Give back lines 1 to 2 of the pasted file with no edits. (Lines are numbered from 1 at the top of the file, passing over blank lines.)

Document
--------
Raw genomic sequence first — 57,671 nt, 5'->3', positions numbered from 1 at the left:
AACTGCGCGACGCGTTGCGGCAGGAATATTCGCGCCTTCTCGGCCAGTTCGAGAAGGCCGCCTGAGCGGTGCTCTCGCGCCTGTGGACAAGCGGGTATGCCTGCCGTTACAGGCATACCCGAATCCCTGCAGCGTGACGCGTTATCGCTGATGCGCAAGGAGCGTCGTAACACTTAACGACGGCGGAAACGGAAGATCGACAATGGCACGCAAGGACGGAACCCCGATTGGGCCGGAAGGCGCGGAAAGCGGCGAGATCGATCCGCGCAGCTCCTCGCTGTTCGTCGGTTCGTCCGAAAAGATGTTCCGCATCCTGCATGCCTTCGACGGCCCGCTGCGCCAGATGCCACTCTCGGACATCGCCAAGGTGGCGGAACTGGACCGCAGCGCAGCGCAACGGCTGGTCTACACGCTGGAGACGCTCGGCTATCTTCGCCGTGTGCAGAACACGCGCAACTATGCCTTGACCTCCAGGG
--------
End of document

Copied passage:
Raw genomic sequence first — 57,671 nt, 5'->3', positions numbered from 1 at the left:
AACTGCGCGACGCGTTGCGGCAGGAATATTCGCGCCTTCTCGGCCAGTTCGAGAAGGCCGCCTGAGCGGTGCTCTCGCGCCTGTGGACAAGCGGGTATGCCTGCCGTTACAGGCATACCCGAATCCCTGCAGCGTGACGCGTTATCGCTGATGCGCAAGGAGCGTCGTAACACTTAACGACGGCGGAAACGGAAGATCGACAATGGCACGCAAGGACGGAACCCCGATTGGGCCGGAAGGCGCGGAAAGCGGCGAGATCGATCCGCGCAGCTCCTCGCTGTTCGTCGGTTCGTCCGAAAAGATGTTCCGCATCCTGCATGCCTTCGACGGCCCGCTGCGCCAGATGCCACTCTCGGACATCGCCAAGGTGGCGGAACTGGACCGCAGCGCAGCGCAACGGCTGGTCTACACGCTGGAGACGCTCGGCTATCTTCGCCGTGTGCAGAACACGCGCAACTATGCCTTGACCTCCAGGG